To let them see their business and their decisions in the context of the society and environment in which they operate and upon which they are totally dependent. As long as people in business do not operate with these connections in mind they will at best produce short-term success at the cost of the long-term.
One of the points that was raised during the International Business Forum was around finance. Let's turn to this issue now:
Q2: How can the apparent finance gap of sustainable producers be overcome? What is needed to make sustainable production more bankable?
I think this is a sector-specific question. In some sectors such as textile and apparel, there is no real finance gap. In others such as agriculture, tailored solutions especially for SME seem to be required. In this context, costs for rating credit worthiness appares to be one challenge impeding access to finance.
Also, improving social and environmental conditions will simply incur costs, at least in the short or medium term. It is important to illustrate this as an investment which pays out in the long-run both to consumers and producers alike.
I think it is really difficult to attract institutional sources of finance at a startup phase atleast in our part of the world. So the initial source has to be self or the promoting group, then private circle of supporters...friends, family, well wishers etc. At each stage you should be able to provide a little more evidence of the proof of concept and some success. Then only at a much advanced stage you can access institutional sources either for debt or equity.
No we have not tried it. We went exactly the way I mentioned above and now we are in the process of raising equity investments and speaking to various investors. We won a few competitions like Artha Venture Challenge, SEED Low Carbon Awards and Finalists for Changing Markets Award. These are helping us in attracting the investors.
you probably know the saying around "family, friends and fools" that finance young businesses, and it's not only valid the developing world. Still, it makes sense, as founder personality is super-important in early starting phase, more important than market characteristics, also as founders can change their business model and thus target market quite rapidly.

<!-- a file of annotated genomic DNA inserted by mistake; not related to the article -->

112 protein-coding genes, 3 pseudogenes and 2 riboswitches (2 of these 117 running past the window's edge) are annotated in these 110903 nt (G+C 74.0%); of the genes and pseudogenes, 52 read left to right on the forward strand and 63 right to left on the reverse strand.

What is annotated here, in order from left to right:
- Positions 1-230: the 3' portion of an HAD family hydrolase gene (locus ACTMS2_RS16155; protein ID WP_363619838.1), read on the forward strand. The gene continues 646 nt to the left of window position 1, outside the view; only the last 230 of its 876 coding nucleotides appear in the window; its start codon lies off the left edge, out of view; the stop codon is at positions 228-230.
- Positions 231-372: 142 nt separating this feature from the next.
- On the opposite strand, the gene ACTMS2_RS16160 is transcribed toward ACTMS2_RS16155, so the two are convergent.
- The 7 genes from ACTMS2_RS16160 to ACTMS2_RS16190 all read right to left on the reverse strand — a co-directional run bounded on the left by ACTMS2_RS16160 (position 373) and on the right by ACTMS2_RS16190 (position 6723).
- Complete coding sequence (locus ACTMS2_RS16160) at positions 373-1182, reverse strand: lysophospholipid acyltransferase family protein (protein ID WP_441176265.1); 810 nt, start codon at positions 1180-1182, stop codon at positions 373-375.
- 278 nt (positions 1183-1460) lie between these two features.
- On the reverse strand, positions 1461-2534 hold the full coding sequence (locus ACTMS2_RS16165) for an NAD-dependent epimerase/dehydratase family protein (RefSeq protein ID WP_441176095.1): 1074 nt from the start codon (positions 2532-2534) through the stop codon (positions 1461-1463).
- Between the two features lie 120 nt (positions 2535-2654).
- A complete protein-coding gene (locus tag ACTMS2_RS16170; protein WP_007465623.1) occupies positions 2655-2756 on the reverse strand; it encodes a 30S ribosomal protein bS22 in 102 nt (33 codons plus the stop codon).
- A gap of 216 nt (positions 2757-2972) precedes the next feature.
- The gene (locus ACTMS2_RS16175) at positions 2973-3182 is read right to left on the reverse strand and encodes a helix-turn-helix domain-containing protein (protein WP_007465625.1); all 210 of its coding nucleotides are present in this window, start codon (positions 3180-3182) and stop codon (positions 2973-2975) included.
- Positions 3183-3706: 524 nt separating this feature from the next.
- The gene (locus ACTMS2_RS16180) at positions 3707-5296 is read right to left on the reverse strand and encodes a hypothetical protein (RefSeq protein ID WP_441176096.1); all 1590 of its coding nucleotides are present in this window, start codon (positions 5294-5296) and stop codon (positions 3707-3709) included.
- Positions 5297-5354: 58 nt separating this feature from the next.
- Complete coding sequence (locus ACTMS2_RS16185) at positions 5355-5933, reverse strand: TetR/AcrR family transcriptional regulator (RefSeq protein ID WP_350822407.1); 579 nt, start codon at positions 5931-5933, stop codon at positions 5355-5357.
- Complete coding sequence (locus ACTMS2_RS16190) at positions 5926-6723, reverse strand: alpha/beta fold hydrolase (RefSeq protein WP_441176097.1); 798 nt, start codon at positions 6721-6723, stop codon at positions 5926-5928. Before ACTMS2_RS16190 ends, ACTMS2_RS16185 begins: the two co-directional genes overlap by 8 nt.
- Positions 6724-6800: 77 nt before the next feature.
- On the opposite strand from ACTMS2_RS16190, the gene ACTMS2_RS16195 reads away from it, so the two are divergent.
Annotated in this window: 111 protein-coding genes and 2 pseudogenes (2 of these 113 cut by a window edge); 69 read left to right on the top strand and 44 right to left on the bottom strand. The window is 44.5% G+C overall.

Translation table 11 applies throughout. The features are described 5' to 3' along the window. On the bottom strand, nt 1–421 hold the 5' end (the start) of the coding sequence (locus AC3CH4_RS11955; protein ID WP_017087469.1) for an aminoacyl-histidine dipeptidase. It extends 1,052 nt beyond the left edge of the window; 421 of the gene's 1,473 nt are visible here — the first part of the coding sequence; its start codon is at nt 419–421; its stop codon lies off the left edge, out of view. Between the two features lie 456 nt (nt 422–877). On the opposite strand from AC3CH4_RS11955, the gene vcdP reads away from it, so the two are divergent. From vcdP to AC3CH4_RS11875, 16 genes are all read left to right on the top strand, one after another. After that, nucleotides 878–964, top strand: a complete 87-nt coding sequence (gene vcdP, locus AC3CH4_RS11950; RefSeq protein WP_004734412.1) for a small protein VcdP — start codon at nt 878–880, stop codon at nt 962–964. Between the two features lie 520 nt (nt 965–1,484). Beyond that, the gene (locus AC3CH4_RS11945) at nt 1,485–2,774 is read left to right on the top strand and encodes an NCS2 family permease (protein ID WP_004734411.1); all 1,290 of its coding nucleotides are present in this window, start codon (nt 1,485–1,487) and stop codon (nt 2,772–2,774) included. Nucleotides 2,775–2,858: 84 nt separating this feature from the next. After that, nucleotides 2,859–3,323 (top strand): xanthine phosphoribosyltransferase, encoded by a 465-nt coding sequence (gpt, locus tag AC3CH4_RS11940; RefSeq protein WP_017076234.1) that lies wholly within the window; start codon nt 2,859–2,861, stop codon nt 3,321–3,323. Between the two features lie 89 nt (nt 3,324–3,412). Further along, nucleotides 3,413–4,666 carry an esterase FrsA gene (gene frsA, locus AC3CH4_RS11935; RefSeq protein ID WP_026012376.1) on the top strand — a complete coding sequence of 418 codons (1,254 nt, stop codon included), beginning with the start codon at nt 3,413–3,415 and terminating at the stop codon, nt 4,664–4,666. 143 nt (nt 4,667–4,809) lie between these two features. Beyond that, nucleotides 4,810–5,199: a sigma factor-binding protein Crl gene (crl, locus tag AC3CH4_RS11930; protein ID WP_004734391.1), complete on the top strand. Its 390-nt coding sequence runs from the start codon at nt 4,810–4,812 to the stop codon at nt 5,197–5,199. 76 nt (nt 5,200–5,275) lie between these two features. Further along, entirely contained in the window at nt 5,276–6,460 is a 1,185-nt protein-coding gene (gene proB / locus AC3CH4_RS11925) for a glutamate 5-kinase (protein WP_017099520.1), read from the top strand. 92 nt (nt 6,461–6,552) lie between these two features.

There's some really interesting work from the Entrepreneurial Finance Lab at Harvard (http://www.eflglobal.com/), mainly across africa, to assess credit scores through interviews (rather then credit history). maybe you should invite them over for a meeting with banks in your country.
I guess for this its crucial to distangle "real financing" issues vs. "subsidies" around the risk-performance of new, sustainable ventures.
In cases where this is a "pure" financing issues, i.e. financing a profitable investment, I'd see the strongest role for the private sector (i.e. banking, microcredit or rural, non-banking finance institutions). In some cases, we might need public investments to make the financial system work better, e.g. in remote rural areas or for clients lacking formal registration. Clearning houses and credit bureaus are one example.
For subsidiy issues, we'll probably wait for the private sector in vain, and it would even be irresponsible to push banks. Still, development actors and foundations might sometimes give the critical "push" to new models, especially in the face of big uncertainty and risks in early phases.